“It’s not for me to tell Wayne Rooney where to play”. Thus said the England manager Sam Allardyce after his side had squeezed through their opening World Cup qualifier against Slovakia on Sunday night, the only goal coming of the game coming with virtually the last kick of the ball, Adam Lallana’s strike postponing what would have likely been a prolonged inquest into the game.
By Dave Bowler
Allardyce clearly wanted no such post mortems afterwards, focusing instead on he relief he felt at getting off to a winning start against ten man Slovakia and the lucky coin given to him by a supporter prior to the game – “let’s see how far that can take us!”
The continuingly vexed question about the role of Wayne Rooney would not go away though, but when asked, Allardyce was all bluster. “We’re not going to talk about that are we? Wayne was brilliant. It’s not for me to tell him where to play”. And with that, he was off on the next question, deliberately shifting the focus, trying to concentrate on the win.
Clearly, it’s all a diversionary tactic for Allardyce, if not quite the employer of the tactical straitjacket that his caricature would suggest, is not one given to bestowing absolute freedom on any of his charges either. Certainly a player of Rooney’s international experience should have the opportunity to take up positions on his own say-so at times when he spots an opening or the threat of danger, but England are not so dripping with gifts across the rest of the side that their captain can simply be given a blank sheet of paper.
The Rooney Problem
It’s highly unlikely that Allardyce truly has that in mind, more that he wants to head off questions about an issue that is proving stubbornly difficult to resolve, for him just as for his predecessor – just what do you do with Wayne Rooney these days?
It seems there is agreement that his days as an out and out striker are behind him, though that looks perplexingly early at just 30. Nonetheless, if, as seems the consensus, he’s no longer a number nine, just what is he?
England have a surprising reluctance to play him in the number 10 role that you would think was the obvious one. Instead, it seems that they see him as somebody lying deeper yet, spraying passes around from the midfield and unleashing England’s attacking players on runs behind the opposition defensive lines. That might work, although there weren’t too many signs of it against Slovakia, but surely Rooney can’t drop so deep, as he did in the first half, that he is playing behind his own central defenders? At times, rather than being the number 10, he was more of an advanced sweeper.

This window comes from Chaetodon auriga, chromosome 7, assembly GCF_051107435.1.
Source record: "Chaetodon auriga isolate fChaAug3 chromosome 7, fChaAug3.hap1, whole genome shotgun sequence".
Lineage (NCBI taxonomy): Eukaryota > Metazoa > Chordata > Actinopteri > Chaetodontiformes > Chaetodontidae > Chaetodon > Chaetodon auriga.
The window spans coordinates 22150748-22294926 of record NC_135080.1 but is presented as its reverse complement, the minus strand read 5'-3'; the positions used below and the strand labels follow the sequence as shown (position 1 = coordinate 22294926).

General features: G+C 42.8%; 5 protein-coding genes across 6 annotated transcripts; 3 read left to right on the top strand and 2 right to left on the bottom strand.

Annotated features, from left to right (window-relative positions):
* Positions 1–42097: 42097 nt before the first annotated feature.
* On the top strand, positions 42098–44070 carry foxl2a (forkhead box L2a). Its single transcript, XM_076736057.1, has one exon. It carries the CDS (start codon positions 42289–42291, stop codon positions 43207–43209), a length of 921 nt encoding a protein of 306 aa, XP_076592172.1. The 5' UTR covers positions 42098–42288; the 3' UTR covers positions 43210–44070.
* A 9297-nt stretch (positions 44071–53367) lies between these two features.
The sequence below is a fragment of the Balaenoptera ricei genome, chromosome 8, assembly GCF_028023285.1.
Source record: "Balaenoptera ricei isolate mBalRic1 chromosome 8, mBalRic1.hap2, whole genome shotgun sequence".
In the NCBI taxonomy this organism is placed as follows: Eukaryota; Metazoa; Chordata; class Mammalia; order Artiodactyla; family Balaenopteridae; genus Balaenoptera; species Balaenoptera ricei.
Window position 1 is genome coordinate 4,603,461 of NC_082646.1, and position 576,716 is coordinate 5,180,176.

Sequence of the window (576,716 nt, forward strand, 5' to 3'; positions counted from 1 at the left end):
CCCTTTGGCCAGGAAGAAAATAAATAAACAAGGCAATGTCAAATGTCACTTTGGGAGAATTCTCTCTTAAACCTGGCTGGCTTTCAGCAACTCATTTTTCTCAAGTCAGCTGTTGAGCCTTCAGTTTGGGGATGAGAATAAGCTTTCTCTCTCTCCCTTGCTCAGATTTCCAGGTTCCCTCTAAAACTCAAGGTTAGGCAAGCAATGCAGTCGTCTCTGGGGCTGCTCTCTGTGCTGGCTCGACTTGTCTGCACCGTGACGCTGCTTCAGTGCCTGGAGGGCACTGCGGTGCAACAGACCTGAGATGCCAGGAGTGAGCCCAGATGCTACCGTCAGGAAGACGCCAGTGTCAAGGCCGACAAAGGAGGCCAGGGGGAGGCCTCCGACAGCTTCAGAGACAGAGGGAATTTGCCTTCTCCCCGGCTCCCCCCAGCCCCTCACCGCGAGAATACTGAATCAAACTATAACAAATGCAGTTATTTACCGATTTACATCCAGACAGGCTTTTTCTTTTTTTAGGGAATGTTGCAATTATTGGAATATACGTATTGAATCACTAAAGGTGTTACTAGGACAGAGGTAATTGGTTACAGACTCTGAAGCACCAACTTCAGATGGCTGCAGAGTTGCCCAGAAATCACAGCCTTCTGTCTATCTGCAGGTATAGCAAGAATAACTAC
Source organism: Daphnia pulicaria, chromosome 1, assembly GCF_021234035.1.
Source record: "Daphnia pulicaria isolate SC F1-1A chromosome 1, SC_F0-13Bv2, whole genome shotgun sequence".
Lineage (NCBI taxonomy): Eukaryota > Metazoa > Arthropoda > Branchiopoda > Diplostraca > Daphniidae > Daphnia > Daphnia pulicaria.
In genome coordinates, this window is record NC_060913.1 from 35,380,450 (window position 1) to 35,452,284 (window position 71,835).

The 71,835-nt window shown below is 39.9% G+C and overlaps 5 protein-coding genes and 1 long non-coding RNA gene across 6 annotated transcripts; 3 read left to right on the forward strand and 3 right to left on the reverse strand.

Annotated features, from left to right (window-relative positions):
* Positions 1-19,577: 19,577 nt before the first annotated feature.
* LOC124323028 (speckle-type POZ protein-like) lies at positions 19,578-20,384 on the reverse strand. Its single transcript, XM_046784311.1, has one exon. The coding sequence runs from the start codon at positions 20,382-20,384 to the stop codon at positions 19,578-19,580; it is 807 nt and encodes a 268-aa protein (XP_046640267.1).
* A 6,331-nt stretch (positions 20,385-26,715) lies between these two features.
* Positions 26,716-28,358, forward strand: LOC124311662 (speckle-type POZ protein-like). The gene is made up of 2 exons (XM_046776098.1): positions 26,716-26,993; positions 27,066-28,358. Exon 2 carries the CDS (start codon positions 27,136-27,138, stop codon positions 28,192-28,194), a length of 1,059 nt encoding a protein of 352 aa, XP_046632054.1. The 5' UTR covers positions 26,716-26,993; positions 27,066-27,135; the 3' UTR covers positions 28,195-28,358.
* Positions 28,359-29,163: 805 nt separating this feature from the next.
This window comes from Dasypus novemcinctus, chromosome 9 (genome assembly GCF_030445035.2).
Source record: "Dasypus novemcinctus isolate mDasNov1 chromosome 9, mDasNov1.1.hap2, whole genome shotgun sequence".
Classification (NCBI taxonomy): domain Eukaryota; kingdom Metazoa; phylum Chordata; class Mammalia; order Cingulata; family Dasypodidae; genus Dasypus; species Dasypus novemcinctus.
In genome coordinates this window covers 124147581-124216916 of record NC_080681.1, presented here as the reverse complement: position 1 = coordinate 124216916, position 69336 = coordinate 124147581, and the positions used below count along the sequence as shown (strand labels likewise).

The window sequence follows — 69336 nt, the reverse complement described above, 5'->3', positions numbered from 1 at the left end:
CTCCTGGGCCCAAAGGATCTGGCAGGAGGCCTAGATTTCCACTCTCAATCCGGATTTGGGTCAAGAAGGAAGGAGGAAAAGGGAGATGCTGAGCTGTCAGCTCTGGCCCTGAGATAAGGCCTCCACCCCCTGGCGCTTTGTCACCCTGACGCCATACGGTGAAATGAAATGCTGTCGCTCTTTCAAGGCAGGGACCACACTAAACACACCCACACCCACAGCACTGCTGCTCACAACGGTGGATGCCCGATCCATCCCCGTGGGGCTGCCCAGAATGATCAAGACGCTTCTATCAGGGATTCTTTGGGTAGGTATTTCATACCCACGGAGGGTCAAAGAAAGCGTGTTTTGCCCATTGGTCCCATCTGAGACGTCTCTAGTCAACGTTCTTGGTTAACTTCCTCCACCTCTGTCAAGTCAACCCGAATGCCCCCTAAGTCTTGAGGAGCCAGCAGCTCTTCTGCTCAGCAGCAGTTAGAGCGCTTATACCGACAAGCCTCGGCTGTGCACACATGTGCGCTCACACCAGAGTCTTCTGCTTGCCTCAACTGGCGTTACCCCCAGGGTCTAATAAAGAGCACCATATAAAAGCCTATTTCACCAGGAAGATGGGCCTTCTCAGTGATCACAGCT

Balance continues to be the issue that England struggle to resolve, one that didn’t look right until Slovakia went down to ten men and England could dispense with one of the two holding midfielders and play Alli further up the pitch, giving Rooney a better focal point than the lone centre-forward in Kane.
It’s a system they can probably pursue in qualifying, playing Alli rather than Henderson perhaps, for the likes of Malta and Slovenia are unlikely to require two holding midfielders, allowing Rooney to wander and Alli to get forward, but that then sucks England into the trap of ages – qualify with ease and then find that your tactical plan doesn’t hold up to closer scrutiny from better sides.
When push comes to shove in Russia, assuming England get there, they will need greater tactical discipline against more accomplished teams and while Rooney might be allowed some freedom when England are in possession, when they don’t have it, Allardyce will expect him to help keep the shape, something he has preached throughout his managerial career.
All of that is to assume that Rooney continues to be selected, likely now that he has been named captain again. These are two big years for him at international level an arena where, for all his records, he has perhaps under-achieved in the dozen years since he announced himself in such impressive fashion at Euro 2004.
Allardyce will hope that by giving him responsibility in such clear form, by buttering him up as having more experience of knowing what to do than even his manager does, Rooney will thrive and, in his swansong tournament, give a career defining performance. It’s a big gamble but it might be worth it. After all, nothing else seems to have worked does it?